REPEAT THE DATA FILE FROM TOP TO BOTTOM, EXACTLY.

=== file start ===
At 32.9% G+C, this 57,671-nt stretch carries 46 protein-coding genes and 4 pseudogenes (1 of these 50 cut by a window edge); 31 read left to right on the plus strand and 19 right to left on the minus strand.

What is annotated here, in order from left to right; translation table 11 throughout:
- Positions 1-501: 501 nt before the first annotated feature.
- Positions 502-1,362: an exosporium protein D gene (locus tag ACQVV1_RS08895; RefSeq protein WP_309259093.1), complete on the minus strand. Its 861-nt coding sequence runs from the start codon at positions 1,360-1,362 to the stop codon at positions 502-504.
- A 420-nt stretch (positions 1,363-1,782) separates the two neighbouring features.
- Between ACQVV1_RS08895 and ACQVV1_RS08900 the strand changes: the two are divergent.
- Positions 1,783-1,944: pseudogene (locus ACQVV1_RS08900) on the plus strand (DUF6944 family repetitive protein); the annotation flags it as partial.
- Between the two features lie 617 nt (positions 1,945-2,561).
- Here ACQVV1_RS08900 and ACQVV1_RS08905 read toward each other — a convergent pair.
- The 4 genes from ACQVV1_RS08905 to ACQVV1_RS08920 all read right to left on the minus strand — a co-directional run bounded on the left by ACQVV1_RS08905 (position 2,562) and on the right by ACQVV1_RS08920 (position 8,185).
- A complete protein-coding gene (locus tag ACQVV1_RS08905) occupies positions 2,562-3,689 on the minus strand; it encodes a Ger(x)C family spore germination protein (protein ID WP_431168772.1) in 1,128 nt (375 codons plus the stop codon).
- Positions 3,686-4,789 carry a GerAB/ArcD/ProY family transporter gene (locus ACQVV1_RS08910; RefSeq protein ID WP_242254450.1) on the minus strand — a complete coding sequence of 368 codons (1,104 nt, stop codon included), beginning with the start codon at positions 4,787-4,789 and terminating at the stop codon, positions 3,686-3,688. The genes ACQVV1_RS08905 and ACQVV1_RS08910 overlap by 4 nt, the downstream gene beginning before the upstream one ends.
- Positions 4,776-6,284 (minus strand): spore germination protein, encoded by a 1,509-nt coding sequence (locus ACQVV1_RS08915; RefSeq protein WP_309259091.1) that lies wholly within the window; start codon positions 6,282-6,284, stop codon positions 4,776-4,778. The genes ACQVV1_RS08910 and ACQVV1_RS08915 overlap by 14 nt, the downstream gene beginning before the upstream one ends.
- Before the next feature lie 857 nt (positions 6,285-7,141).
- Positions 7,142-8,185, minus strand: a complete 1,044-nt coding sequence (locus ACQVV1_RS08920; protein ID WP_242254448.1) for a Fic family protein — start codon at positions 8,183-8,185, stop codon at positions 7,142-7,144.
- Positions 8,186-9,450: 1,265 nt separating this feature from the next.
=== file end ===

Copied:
At 32.9% G+C, this 57,671-nt stretch carries 46 protein-coding genes and 4 pseudogenes (1 of these 50 cut by a window edge); 31 read left to right on the plus strand and 19 right to left on the minus strand.

What is annotated here, in order from left to right; translation table 11 throughout:
- Positions 1-501: 501 nt before the first annotated feature.
- Positions 502-1,362: an exosporium protein D gene (locus tag ACQVV1_RS08895; RefSeq protein WP_309259093.1), complete on the minus strand. Its 861-nt coding sequence runs from the start codon at positions 1,360-1,362 to the stop codon at positions 502-504.
- A 420-nt stretch (positions 1,363-1,782) separates the two neighbouring features.
- Between ACQVV1_RS08895 and ACQVV1_RS08900 the strand changes: the two are divergent.
- Positions 1,783-1,944: pseudogene (locus ACQVV1_RS08900) on the plus strand (DUF6944 family repetitive protein); the annotation flags it as partial.
- Between the two features lie 617 nt (positions 1,945-2,561).
- Here ACQVV1_RS08900 and ACQVV1_RS08905 read toward each other — a convergent pair.
- The 4 genes from ACQVV1_RS08905 to ACQVV1_RS08920 all read right to left on the minus strand — a co-directional run bounded on the left by ACQVV1_RS08905 (position 2,562) and on the right by ACQVV1_RS08920 (position 8,185).
- A complete protein-coding gene (locus tag ACQVV1_RS08905) occupies positions 2,562-3,689 on the minus strand; it encodes a Ger(x)C family spore germination protein (protein ID WP_431168772.1) in 1,128 nt (375 codons plus the stop codon).
- Positions 3,686-4,789 carry a GerAB/ArcD/ProY family transporter gene (locus ACQVV1_RS08910; RefSeq protein ID WP_242254450.1) on the minus strand — a complete coding sequence of 368 codons (1,104 nt, stop codon included), beginning with the start codon at positions 4,787-4,789 and terminating at the stop codon, positions 3,686-3,688. The genes ACQVV1_RS08905 and ACQVV1_RS08910 overlap by 4 nt, the downstream gene beginning before the upstream one ends.
- Positions 4,776-6,284 (minus strand): spore germination protein, encoded by a 1,509-nt coding sequence (locus ACQVV1_RS08915; RefSeq protein WP_309259091.1) that lies wholly within the window; start codon positions 6,282-6,284, stop codon positions 4,776-4,778. The genes ACQVV1_RS08910 and ACQVV1_RS08915 overlap by 14 nt, the downstream gene beginning before the upstream one ends.
- Before the next feature lie 857 nt (positions 6,285-7,141).
- Positions 7,142-8,185, minus strand: a complete 1,044-nt coding sequence (locus ACQVV1_RS08920; protein ID WP_242254448.1) for a Fic family protein — start codon at positions 8,183-8,185, stop codon at positions 7,142-7,144.
- Positions 8,186-9,450: 1,265 nt separating this feature from the next.